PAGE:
Analytical Assay Methods:

Assays that measure immunochemical (e.g. flow cytometry, ELISA, Elispot) and molecular (e.g. RT-PCR, Q-PCR, microarray, genomics, proteomics) properties are referred to here as analytical assays to distinguish them from biological assays. Analytical assays can provide wide-ranging information about product characteristics, but do not directly measure function of the product. Analytical assays may be used for potency measurements when correlated to a relevant biological property of the product. Use of technologies such as quantitative flow cytometry, microarray and proteomics analyses may also have the potential to provide a more complete understanding of the functional activities of C&GT products and sets the stage for predicting their fate once placed in vivo.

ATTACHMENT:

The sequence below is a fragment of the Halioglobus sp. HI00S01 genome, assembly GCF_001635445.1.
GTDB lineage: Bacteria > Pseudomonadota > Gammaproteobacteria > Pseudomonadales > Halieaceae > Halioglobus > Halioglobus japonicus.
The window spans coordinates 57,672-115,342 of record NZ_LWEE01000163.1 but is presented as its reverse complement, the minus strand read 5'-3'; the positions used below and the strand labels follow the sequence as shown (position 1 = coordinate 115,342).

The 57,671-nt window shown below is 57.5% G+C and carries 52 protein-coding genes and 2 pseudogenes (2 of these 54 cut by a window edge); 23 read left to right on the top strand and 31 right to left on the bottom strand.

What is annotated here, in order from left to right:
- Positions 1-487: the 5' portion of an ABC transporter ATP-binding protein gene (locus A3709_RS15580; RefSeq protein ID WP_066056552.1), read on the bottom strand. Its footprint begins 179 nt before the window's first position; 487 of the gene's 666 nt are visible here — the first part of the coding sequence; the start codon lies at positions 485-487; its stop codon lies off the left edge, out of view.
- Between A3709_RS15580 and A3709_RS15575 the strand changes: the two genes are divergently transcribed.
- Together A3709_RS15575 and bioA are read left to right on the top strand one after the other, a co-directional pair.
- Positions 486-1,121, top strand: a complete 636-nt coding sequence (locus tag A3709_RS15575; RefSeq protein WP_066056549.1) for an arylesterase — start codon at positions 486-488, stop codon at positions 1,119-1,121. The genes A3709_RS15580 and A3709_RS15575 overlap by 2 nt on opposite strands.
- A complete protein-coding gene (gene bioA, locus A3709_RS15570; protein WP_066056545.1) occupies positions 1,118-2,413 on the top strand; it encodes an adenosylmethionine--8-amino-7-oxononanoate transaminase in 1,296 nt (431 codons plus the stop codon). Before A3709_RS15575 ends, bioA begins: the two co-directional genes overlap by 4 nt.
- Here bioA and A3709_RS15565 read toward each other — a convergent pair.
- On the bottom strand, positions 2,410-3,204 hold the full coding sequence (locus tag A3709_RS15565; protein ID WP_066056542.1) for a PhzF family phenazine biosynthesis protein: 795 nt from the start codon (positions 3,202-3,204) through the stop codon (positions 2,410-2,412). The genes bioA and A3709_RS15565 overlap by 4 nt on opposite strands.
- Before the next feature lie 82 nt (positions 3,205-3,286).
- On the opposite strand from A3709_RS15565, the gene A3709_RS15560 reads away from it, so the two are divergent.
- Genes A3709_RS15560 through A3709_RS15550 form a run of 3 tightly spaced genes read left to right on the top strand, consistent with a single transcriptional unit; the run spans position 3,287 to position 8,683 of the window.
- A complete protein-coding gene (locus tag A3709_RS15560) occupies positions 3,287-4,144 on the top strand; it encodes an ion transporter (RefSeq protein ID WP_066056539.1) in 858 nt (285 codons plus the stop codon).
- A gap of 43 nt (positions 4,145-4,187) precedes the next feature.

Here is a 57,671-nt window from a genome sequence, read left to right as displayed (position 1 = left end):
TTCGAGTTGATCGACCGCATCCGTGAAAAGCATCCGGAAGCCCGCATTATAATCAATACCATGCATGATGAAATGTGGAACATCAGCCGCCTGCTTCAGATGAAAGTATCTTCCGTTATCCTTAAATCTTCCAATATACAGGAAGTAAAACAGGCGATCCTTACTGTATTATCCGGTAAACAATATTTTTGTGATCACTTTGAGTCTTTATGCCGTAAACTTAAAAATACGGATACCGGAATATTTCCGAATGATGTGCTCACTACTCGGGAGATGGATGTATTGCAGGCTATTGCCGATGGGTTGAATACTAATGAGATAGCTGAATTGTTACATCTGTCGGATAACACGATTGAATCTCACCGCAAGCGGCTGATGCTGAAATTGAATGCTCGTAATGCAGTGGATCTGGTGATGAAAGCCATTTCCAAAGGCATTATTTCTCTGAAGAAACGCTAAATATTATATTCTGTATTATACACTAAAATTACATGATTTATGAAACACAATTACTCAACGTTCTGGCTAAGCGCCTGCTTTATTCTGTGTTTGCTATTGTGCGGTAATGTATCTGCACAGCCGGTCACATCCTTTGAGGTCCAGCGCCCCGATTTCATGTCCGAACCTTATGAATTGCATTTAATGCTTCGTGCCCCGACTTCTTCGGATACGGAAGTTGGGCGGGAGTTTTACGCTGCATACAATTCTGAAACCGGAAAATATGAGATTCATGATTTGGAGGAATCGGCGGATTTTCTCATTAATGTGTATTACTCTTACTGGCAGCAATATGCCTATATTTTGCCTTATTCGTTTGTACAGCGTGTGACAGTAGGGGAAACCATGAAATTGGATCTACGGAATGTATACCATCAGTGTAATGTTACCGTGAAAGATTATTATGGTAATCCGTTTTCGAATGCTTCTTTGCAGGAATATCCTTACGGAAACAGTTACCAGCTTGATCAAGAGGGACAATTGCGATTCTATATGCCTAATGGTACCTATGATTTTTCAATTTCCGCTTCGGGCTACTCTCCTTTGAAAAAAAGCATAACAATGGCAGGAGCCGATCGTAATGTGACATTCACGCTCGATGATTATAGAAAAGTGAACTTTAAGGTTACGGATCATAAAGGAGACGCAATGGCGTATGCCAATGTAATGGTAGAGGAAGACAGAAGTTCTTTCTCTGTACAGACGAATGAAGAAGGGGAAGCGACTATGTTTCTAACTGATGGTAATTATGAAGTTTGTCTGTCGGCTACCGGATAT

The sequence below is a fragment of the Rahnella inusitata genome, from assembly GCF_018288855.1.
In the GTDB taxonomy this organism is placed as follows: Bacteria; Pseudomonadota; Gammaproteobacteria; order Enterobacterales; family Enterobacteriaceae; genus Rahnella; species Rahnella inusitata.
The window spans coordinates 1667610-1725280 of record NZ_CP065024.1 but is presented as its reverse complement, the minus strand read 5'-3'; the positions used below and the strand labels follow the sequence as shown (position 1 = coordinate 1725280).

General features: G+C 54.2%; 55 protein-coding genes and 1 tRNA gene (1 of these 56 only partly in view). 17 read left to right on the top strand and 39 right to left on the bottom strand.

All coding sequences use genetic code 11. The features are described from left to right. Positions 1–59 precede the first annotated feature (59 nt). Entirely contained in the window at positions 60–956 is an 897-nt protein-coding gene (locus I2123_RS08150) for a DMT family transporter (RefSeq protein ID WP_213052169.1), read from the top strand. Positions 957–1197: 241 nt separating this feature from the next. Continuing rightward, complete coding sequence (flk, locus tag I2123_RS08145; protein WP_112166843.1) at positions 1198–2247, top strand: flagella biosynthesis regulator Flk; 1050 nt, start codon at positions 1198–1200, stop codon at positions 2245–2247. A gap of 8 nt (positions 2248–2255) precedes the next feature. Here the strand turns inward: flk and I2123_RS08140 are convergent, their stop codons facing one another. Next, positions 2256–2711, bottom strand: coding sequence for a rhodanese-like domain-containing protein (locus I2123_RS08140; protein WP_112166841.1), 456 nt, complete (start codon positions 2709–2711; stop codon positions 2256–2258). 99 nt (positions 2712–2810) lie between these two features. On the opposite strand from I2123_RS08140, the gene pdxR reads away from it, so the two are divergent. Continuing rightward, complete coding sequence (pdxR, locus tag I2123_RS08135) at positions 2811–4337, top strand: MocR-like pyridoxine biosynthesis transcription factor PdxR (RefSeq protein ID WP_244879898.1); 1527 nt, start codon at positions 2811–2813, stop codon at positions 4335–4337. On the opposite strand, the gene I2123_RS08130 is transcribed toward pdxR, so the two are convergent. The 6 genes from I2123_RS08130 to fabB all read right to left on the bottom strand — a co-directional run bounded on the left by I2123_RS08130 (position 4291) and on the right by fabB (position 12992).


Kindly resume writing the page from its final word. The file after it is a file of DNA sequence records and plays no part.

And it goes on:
Immunochemical Procedures:

 

Immunochemical procedures utilizing antibodies that recognize specific epitopes of a protein molecule can be used to quantitate protein concentration (e.g. ELISA) and cell surface markers (e.g. flow cytometry). These assays may be used to quantify the readout from bioassays or may be used to measure the product itself (e.g. CT product).